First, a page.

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Why We Should Learn to Communicate Generationally

“Most of the successful people I’ve known are the ones who do more listening than talking.”
— Bernard M. Baruch

When was the last time you had meaningful conversations with several people from different generations on the same day?

  • If you’re a parent and if your parents are still living, you’ve probably engaged in several multigenerational conversations within the past twenty-four hours.

  • Today we have five generations simultaneously in the workforce, thus complicating even the most basic conversations.

I have written and spoken extensively about the challenges of having five generations working together and getting everyone on the same page in the past four years. Leading multigenerational teams requires us to understand each person’s unique motives and values representing each generation.

I believe now more than ever, leaders and managers must develop and master the skills of active listening and social etiquette to better understand the needs of a multigenerational workforce and customers/clients.

Challenges Facing the Social Media Generations

Author Hayim Herring writes, “Social isolation, loneliness, and suicide are conditions we often associate with the elderly. But in reality, these issues have sharply increased among younger generations. Baby Boomers, Gen X’ers, Millennials, and post-Millennials all report a declining number of friends and increasing health issues associated with loneliness.

Even more concerning, it appears that the younger the generation, the greater the feelings of disconnection. Regardless of age, it feels as though we’re living through a period of ongoing disequilibrium because we’re not able to adapt quickly enough to the social and technological changes swirling around us.

These powerful changes have not only isolated individuals from their own peers but have contributed to becoming an age-segregated society. And yet we need fulfilling relationships with people our own age and across the generations to lead lives that are rich in meaning and purpose.” (1)

The Connection Inspection

Bryant H. McGill says, “One of the most sincere forms of respect is actually listening to what another has to say.”

Did you know more than half the problems leaders and managers encounter can be traced back to miscommunication? Dealing with multigenerational team members requires a more intentional approach to communication.

  • Have you taken the time to get to know your people?

  • Are you listening to or merely hearing what people are saying?

  • Are your customers/clients feeling appreciated and validated?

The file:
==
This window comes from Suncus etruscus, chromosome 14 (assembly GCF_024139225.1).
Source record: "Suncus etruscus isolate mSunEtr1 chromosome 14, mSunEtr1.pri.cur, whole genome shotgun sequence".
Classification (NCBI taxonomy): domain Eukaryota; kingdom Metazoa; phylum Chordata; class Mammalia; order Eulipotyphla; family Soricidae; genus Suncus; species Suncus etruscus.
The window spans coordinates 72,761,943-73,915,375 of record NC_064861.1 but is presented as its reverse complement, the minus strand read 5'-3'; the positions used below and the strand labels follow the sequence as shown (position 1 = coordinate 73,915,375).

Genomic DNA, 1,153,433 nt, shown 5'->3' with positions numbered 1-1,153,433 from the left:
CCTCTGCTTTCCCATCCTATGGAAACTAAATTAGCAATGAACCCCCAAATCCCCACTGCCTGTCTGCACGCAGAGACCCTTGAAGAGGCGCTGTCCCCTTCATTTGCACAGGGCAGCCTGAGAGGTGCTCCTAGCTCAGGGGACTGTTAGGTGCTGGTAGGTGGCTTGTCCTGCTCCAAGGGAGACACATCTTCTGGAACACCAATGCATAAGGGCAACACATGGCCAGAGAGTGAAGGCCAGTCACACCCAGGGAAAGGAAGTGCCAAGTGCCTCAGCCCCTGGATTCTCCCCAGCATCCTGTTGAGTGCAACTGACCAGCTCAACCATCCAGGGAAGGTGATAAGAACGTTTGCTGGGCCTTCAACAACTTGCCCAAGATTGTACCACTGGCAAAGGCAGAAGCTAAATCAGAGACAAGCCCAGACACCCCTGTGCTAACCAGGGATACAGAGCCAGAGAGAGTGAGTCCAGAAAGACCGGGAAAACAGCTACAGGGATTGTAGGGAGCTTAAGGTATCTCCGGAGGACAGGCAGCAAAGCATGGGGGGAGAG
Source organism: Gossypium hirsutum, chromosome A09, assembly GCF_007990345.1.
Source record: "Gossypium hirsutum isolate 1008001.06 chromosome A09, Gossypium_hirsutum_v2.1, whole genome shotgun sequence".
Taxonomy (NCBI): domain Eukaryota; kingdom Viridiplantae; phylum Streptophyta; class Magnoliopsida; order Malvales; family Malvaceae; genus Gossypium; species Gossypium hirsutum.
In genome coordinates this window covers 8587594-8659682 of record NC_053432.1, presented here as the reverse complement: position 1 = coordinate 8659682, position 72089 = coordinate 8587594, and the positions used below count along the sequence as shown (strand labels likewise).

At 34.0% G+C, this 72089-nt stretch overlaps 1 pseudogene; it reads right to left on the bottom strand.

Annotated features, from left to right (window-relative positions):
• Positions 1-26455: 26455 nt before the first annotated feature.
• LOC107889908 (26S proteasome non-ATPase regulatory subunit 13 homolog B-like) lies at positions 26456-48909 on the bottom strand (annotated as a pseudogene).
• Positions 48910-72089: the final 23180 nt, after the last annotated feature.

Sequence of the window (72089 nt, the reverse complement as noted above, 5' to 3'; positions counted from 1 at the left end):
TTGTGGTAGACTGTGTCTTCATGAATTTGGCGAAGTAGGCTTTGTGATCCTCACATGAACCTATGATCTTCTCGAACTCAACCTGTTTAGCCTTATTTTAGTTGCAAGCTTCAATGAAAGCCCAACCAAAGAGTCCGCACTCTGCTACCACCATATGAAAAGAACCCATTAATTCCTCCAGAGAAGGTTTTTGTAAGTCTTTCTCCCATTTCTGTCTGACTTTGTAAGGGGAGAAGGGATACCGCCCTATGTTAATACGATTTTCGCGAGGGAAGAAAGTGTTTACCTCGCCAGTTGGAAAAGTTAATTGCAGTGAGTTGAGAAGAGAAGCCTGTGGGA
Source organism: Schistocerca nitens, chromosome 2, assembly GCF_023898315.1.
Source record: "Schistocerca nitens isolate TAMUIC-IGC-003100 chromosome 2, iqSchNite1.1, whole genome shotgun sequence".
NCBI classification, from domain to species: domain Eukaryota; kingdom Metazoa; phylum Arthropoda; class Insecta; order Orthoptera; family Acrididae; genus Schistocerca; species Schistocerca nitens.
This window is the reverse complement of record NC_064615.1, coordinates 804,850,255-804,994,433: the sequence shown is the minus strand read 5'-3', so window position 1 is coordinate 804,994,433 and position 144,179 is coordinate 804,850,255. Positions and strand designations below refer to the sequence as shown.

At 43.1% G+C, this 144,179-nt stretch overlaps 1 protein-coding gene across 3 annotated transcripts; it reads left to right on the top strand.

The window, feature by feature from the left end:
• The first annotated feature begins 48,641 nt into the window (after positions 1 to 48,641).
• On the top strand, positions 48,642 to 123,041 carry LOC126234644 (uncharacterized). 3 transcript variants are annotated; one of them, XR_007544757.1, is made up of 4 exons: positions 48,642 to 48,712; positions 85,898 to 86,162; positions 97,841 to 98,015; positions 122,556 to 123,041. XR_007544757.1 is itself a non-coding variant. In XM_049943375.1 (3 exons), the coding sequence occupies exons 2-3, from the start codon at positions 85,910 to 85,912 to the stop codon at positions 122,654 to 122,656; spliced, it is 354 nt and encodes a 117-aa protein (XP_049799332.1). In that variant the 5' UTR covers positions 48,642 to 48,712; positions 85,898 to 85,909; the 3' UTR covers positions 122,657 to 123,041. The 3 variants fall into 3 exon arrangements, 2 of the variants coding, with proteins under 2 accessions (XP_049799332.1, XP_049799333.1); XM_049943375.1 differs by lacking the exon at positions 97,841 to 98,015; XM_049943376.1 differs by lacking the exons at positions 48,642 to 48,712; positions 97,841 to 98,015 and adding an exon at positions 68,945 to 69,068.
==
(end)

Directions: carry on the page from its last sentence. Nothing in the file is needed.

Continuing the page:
• How would you grade yourself on understanding younger and older coworkers?

Becoming Familiar with Generational Paradigms

“Sociologist Karl Mannheim summarized the generation theory back in the 1950s, positing that those born in the same era have a similar set of fundamental experiences, and are significantly influenced by the socio-historical environment and events of their youth. As a result, generational groups are to some extent bound by similar attitudes, ideas, values, and beliefs.

But this knowledge isn’t merely academic—it can be applied to improve communication in the workplace.” (2)

To improve communication with the younger workforce, Steve Adcock advises, “Resist assumptions when it comes to the younger generation. While many do use slang and prefer text messages, some may not.

A healthy workplace enforces enough standards to make the office professional and productive but stops short of enforcing policies that put people, from a wide variety of generations, into a single box with strict and unbendable communication standards.

In other words, younger people may not all use Snapchat, Venmo, and TikTok. Assuming that they do helps create a void between generations that hurts communication.” (3)

In Conclusion, Three reasons why I’m approaching the challenges of connecting intergenerationally with optimism

  • In Gen X’ers, Gen Z’s, and Millennials, we see the future leaders of society.

  • We are better prepared heading into the future with a more diverse workforce.

  • We have the opportunity to leave deposits of wisdom for multiple generations.

With wisdom gained from experience, we are now exploring new ideas from differing perspectives, creating initiatives with new and innovative technologies.

End Notes

(1) Connecting Generations: Bridging the Boomer, Gen X, and Millennial Divide by Hayim Herring

(2) From Boomers to Zoomers: Crossing the communication divide at work Alistair Gardiner

(3) Boomers, listen up: This is how to communicate with the younger workforce

*** This article was authored by John Picarello, Chief Leadership Officer at Lions Pride Leadership Co. ***

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